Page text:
Here's a list of rumored JDS appearances to be checked out. If you locate any of these or have any more to contribute, please add them!
- Letters. The Phoenix (Winter 1970 and Spring 1971).
A '40s-era magazine called The Phoenix was resurrected in 1970. The first few issues contained, among other things, a few rambling letters and diary entries by a man calling himself "Giles Weaver".
There is some fairly strong evidence that these pieces were written by Salinger, though it's nothing conclusive. The style is very much like his and the situations described would fit his life at that period.
A few years later, Mark Phillips talked with the publishers of The Phoenix and was given some very strong indications that the submitter was indeed Salinger "weaving some guile". Mark wrote an article for the Saturday Review (November/December 1985, P 39) in which he describes the Giles Weaver pieces and the evidence for their authorship by Salinger.
The pieces themselves may be found in certain very good libraries in the Winter 1970 and Spring 1971 issues of The phoenix. They are, however, quite uneven and rather personal. They tell of the author's life around Northampton, Mass and southern Vermont and of his depression and thoughts on certain things. We come away not knowing whether to believe they are by Salinger or not, and being pseudonymous, we expect that's the correct way to approach them.
There were widespread rumors in 1981 that Salinger had reappeared with the pseudonym, William Wharton. The New York Times Book Review reported on this at that time. It turned out, though, that William Wharton was a real writer.
Wharton wrote Birdy the highly-acclaimed novel that the highly-acclaimed film of the same name (with an equally highly-acclaimed soundtrack by Peter Gabriel) was based on.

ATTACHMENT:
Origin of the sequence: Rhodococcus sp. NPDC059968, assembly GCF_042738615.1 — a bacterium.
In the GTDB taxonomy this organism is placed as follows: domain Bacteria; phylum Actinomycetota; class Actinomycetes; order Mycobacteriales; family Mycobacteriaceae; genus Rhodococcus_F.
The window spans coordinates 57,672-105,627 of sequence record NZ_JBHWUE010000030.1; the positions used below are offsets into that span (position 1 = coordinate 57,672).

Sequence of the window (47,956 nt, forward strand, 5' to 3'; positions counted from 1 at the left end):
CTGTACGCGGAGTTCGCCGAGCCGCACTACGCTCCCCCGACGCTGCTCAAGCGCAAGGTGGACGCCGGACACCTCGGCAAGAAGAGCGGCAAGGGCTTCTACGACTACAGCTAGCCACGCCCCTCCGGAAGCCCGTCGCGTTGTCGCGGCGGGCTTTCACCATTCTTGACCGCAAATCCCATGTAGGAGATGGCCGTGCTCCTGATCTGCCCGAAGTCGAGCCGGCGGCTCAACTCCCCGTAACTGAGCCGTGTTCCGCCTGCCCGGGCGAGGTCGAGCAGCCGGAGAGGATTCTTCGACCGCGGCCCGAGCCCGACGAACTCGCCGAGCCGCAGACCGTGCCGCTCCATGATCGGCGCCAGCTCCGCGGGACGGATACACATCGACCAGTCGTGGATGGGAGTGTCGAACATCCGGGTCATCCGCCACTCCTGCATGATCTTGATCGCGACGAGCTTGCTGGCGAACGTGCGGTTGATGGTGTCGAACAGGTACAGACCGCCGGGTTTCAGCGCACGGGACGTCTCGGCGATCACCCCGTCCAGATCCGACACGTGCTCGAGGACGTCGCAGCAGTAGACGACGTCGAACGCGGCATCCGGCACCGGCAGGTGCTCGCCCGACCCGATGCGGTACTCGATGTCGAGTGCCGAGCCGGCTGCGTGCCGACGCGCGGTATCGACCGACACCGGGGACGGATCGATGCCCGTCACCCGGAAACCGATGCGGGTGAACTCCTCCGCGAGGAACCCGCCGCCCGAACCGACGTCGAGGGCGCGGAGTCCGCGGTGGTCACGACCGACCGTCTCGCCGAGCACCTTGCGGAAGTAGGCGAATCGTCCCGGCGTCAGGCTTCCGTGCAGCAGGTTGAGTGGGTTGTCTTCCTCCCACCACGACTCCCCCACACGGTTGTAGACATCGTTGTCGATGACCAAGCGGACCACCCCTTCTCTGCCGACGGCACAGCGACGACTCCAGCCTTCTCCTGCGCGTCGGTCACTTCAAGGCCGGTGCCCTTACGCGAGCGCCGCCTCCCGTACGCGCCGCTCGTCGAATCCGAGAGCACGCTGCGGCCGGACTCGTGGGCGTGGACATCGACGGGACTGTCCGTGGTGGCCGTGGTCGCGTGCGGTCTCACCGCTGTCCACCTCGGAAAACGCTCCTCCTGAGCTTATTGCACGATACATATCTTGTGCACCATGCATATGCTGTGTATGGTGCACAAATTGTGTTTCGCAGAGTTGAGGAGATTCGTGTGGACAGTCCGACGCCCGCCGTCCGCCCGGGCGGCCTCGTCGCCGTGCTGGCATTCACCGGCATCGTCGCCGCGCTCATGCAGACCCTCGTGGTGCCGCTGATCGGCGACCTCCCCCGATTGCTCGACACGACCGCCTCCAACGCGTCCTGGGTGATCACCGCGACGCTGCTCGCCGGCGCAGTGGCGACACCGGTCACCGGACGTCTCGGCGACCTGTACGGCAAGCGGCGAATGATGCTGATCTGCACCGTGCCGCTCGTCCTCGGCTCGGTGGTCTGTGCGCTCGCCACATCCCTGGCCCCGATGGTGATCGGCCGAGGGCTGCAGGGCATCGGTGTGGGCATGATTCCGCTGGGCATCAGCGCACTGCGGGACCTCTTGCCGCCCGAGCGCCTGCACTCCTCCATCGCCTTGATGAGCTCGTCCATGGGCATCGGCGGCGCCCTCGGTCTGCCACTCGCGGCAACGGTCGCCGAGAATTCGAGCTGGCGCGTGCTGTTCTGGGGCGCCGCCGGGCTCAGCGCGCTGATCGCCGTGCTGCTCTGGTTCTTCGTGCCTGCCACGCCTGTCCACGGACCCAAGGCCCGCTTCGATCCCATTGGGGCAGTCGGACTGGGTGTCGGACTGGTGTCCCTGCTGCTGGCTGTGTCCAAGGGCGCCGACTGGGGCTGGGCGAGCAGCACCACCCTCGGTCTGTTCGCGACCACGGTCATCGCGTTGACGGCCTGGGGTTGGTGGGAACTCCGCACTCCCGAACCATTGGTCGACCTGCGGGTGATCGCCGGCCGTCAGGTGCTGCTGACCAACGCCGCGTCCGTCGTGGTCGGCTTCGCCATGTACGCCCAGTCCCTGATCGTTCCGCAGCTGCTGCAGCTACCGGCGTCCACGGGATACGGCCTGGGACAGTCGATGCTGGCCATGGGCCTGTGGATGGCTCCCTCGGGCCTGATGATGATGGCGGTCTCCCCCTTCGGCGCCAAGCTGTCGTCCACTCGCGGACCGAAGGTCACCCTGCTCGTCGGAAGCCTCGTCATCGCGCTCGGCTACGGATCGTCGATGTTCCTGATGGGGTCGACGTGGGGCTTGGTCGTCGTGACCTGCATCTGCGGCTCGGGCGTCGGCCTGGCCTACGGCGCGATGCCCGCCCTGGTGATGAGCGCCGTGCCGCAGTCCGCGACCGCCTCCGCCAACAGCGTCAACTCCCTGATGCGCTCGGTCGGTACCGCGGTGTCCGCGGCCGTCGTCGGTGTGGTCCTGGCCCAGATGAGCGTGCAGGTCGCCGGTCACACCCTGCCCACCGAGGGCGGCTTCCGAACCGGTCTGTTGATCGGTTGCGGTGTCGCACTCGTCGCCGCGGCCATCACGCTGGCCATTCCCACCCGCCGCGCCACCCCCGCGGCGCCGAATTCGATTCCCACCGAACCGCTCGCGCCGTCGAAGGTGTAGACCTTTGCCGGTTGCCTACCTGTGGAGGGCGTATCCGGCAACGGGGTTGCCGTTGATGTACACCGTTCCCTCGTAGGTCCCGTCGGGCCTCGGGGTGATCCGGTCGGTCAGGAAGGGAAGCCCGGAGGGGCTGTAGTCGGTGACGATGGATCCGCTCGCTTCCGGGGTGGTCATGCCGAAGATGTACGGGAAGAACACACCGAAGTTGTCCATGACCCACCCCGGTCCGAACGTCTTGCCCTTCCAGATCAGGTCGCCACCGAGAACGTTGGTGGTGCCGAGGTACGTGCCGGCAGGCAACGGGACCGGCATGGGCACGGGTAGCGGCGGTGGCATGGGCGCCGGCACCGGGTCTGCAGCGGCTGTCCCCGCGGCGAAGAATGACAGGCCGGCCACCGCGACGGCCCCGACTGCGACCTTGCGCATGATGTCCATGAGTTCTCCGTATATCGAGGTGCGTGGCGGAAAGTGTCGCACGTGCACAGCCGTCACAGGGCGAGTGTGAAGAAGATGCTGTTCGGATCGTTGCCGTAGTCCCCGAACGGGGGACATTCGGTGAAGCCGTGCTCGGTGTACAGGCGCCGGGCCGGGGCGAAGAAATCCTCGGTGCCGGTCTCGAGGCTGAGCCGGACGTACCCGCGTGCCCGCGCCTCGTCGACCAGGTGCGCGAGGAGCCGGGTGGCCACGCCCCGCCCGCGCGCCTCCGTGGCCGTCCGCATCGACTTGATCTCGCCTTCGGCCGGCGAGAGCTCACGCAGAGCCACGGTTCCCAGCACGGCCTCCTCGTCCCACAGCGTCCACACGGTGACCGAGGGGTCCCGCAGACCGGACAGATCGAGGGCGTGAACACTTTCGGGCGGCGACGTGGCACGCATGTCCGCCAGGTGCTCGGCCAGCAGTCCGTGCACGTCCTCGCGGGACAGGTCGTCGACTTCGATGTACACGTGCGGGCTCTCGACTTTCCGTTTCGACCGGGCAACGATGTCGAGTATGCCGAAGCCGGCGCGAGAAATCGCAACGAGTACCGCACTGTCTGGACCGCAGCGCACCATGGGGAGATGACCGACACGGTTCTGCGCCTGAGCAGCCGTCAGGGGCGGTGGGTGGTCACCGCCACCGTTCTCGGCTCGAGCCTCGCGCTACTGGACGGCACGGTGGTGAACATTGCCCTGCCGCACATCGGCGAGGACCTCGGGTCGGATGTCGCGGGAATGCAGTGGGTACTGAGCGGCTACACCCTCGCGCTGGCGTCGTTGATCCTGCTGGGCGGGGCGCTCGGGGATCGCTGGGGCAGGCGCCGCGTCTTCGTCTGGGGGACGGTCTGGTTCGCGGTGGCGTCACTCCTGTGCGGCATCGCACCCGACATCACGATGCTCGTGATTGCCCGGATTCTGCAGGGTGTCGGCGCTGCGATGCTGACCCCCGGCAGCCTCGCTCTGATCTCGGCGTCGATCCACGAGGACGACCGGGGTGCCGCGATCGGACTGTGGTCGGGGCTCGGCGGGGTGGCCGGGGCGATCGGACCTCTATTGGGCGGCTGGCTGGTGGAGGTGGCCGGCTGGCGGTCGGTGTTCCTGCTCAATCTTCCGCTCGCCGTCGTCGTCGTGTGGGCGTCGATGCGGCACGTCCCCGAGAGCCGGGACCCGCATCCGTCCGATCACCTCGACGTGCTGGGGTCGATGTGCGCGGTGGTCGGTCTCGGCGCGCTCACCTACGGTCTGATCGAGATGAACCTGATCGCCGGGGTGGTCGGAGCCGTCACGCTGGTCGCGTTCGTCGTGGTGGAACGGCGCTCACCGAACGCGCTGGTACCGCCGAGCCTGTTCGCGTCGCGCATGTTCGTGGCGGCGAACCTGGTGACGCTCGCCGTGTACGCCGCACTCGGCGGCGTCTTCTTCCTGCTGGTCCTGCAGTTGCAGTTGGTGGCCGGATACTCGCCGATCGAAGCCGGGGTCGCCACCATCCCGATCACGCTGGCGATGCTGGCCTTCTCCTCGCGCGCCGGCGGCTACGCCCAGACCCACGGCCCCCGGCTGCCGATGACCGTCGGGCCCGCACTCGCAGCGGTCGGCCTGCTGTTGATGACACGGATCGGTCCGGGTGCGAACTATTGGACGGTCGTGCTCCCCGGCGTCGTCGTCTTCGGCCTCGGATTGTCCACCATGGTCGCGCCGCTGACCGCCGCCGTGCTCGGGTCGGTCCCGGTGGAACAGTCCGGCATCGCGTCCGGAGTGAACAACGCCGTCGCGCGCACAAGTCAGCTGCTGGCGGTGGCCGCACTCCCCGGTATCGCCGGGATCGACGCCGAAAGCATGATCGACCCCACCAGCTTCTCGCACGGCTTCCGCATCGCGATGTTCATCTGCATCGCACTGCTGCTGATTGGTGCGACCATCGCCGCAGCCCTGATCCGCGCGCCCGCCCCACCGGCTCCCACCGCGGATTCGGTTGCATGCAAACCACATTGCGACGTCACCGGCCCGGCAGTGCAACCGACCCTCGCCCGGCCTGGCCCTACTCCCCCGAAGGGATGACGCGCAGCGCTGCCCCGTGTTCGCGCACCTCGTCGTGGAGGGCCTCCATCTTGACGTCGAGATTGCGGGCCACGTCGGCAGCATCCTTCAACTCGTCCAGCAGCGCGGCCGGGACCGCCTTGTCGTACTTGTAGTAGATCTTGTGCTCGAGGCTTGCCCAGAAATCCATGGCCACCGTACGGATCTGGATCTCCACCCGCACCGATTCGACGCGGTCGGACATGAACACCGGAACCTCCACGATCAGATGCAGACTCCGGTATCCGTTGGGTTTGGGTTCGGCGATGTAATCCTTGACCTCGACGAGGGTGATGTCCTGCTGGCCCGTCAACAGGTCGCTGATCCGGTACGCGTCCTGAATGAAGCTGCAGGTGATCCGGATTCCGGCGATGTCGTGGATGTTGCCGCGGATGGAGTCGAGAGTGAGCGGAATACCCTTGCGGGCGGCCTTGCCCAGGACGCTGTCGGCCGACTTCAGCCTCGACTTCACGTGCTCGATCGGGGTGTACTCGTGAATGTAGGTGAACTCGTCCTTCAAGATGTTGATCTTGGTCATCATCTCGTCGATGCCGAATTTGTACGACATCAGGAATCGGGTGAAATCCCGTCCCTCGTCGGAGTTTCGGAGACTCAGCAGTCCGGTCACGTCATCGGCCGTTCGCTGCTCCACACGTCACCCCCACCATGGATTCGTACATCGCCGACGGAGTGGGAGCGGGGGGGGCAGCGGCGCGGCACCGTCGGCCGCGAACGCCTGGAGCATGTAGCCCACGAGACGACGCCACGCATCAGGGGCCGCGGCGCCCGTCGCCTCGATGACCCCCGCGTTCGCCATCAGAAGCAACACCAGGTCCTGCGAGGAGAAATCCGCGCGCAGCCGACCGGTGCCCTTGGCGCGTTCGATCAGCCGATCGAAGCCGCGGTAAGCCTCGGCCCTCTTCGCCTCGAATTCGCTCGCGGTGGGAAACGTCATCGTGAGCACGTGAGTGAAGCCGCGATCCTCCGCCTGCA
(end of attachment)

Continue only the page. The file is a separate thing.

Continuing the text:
- William Wharton (1992). Birdy. Vintage Books. ISBN/ASIN 0679734120.
There have also been many rumors that Salinger was actually the same person as Thomas Pynchon. Now, anyone who reads both authors would know that the stylistic differences between the two are quite great, however this rumor persists. It has resurfaced with Pynchon's publication of his first new novel in quite a long time, Mason & Dixon, and Salinger's forthcoming Hapworth.
- Thomas Pynchon (1997). Mason & Dixon, hardcover, Henry Holt & Company, Inc.. ISBN/ASIN 0805037586.
- Thomas Pynchon. Mason & Dixon, paperback, Henry Holt & Company, Inc.. ISBN/ASIN 0805058370.
The Fall of the House of Glass (1975-78)
A manuscript surfaced between 1975 and 1978 called The Fall of the House of Glass and supposedly written by Salinger.
Sometime in this period, the Los Angeles Times Literary Supplement allegedly ran an article about this novel. However, this article could not be found in a rather extensive search by a documentary producer, so it may not exist.
We have been assured (in the first person) that one person at least has seen and held an advance copy of this book, so something of this name did exist. He says it was a full-length novel with plain covers saying "Advance Publisher's Review Copy" and listing J. D. Salinger as the author. Anyone have more info?